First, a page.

A large number of IDPs from the East Ghouta village of Al-Bahariyeh have been unable to return home after learning that their houses no longer exist, and that much of the village itself has been levelled to the ground.
Al-Bahariyeh was home to about 700 families before 2011. The village did not have its own municipality at the time; rather, it was included within the administration of the nearby village of Al-Jarba. The village is bordered by a number of strategic locations including military bases and the Equestrian Club that senior officials often go to. The historic section of the village contains Al-Bahariyeh Hill, which dates back to the 6th millennium BCE, according to the Directorate of Antiquities and Museums, and is one of the oldest inhabited parts of the area. Among the historic sites within the village are the mosque and a series of tunnels linking the village to Al-Bahariyeh Hill.
Regime forces recaptured Al-Bahariyeh from the opposition in mid-2013. By the following year, they had demolished most of Al-Bahariyeh’s homes, leaving behind only a strip of buildings in the north and west of the village. Regime forces used this remaining strip of buildings as cover from rebel bombing. As a result, those remaining buildings suffered great damage.
According to a correspondent for The Syria Report in the area, the entire levelled area is a circle with a diameter of one kilometre that includes almost the entire village. The buildings have been demolished and their rubble removed from a large part of that circle, causing a massive loss to real estate in the village.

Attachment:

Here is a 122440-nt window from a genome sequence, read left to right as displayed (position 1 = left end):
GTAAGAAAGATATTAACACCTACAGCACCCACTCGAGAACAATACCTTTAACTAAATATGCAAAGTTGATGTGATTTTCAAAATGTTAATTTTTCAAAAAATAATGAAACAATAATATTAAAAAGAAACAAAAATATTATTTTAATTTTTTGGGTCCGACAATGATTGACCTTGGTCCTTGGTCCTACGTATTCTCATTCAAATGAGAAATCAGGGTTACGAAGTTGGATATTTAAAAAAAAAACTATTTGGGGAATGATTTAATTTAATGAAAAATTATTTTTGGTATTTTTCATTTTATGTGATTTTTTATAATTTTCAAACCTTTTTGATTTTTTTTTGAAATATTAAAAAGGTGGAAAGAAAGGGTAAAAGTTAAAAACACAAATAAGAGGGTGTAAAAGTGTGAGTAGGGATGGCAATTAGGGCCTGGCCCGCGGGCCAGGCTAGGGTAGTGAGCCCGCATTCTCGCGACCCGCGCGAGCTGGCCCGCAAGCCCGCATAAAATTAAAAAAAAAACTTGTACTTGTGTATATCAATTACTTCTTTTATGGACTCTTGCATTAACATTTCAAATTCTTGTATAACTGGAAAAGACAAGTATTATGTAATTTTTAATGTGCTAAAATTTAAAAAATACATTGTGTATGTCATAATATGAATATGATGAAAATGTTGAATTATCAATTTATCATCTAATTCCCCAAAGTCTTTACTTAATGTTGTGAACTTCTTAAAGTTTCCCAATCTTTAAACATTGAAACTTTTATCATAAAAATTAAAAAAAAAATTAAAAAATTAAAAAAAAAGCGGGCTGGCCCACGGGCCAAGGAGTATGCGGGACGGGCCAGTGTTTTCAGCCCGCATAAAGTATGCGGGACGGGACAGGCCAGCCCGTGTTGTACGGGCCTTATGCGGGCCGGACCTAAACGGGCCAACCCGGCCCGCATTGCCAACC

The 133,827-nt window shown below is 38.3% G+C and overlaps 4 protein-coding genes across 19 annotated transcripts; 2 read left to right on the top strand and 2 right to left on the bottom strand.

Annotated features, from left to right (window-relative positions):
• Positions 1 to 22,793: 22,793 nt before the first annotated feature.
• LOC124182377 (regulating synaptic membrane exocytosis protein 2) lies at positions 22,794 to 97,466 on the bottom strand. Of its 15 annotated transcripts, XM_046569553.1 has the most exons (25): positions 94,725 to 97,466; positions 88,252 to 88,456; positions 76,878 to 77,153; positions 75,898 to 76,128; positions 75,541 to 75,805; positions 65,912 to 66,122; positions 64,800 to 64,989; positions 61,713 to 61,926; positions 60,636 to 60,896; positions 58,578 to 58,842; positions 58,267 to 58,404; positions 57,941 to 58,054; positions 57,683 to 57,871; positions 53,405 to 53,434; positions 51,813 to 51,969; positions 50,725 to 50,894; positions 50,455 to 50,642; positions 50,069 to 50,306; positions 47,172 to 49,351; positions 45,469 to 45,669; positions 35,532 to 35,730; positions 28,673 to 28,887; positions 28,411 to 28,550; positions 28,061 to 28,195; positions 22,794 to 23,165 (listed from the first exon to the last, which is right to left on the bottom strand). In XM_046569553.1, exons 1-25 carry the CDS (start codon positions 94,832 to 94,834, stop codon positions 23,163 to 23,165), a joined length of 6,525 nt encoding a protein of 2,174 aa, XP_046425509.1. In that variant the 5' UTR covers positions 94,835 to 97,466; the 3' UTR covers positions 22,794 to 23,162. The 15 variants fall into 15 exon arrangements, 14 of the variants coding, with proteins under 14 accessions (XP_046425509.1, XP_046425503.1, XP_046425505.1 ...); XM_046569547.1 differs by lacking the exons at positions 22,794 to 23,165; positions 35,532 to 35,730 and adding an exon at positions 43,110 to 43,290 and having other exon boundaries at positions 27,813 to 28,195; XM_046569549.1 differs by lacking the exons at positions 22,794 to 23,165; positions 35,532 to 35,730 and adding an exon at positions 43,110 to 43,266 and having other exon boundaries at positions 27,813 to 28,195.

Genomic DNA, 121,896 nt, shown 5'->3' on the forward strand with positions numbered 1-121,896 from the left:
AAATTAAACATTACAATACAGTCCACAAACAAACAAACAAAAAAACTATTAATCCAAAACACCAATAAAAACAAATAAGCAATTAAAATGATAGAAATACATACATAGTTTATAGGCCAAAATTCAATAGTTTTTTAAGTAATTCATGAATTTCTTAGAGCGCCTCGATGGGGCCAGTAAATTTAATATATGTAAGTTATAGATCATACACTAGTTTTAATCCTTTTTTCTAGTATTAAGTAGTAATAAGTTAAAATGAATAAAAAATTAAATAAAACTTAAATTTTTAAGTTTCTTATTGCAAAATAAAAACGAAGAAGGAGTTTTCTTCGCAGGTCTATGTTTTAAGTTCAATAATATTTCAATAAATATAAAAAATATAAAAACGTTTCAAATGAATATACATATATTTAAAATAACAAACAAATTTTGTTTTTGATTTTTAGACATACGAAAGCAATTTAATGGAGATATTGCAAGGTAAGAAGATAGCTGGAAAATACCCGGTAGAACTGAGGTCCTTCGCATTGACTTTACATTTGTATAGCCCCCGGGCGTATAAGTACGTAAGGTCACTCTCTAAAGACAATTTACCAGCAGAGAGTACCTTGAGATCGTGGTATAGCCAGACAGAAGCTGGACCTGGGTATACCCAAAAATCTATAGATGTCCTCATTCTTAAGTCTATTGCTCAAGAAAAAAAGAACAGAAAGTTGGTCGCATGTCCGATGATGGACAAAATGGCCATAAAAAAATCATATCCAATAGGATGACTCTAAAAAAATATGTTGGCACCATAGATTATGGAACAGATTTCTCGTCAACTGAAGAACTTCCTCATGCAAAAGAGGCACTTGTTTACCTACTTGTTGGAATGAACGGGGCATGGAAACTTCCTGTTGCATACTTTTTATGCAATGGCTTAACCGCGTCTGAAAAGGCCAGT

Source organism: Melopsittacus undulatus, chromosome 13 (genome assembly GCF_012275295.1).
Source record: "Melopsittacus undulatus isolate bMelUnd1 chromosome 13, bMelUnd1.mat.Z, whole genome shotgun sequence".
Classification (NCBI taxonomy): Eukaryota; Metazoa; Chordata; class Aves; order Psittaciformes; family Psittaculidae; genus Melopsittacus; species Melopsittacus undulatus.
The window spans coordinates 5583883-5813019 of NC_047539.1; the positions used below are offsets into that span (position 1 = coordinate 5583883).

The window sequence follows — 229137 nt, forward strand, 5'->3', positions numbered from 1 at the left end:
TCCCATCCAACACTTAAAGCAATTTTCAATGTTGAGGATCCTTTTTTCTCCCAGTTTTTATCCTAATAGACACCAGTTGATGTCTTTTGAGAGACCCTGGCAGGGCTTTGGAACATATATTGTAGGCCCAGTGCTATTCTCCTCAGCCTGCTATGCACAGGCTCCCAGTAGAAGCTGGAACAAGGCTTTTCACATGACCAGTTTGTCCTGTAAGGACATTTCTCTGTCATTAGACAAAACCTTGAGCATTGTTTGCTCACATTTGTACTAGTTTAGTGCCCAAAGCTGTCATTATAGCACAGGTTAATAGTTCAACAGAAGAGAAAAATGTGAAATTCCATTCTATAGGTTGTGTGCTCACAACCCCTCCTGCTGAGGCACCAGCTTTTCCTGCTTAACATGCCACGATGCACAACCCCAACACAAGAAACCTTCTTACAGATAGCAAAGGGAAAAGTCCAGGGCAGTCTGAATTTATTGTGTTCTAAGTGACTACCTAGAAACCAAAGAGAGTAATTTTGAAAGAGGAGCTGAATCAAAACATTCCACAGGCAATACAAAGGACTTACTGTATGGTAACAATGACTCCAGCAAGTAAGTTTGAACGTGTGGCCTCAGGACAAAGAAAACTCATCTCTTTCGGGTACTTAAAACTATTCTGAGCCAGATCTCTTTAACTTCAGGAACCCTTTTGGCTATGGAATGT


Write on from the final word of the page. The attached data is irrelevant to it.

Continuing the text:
Since 2018, only 30 families have returned to Al-Bahariyeh. Their homes within the village’s sole remaining strip of buildings are still inhabitable. These families were allowed to repair their homes, albeit with only simple materials, as cement and iron were prohibited. They were not even permitted to reuse materials left behind in the town’s rubble.
Despite the demolition of most of Al-Bahariyeh’s homes, the Terrorism Court issued a decision to confiscate the properties of all pro-opposition residents. Lists of those residents’ names were subsequently leaked, and included dozens of village residents, including those who no longer lived in Al-Bahariyeh or had died.
The Baath Party division in Al-Bahariyeh holds most authority in the village, though its district headquarters is in the neighbouring town of Al-Nashabiyeh, as Al-Bahariyeh currently lacks a suitable site. The party has prevented Al-Bahariyeh residents from searching the village’s rubble for materials that can be reused to repair their homes. However, the party allows people to invest in their farmlands, with the exception of land in the eastern part of the village, which borders the Equestrian Club and 22nd Brigade, and has been classified as a military zone.
The party has also prohibited residents from drawing the boundaries of their homes, citing security regulations and a lack of landmarks, as well as pointing out that their homes are not listed in the real estate registry. Before the war, most of the village was considered to be an informal settlement, as it was built on publicly owned land. Though this problem was widespread in Syria before 2011, no zoning plan was issued for Al-Bahariyeh that would have offered a solution to the informal settlement. Usually, state properties would be transferred to the local administrative unit, after issuance of zoning plans. Then the local administrative unit would sell such property to the real estate owners.
Currently, there are no public services in Al-Bahariyeh, including electricity, drinking water, sewage and landlines. Residents buy their necessities in Al-Nashabiyeh, the closest town.
Source: The Syria Report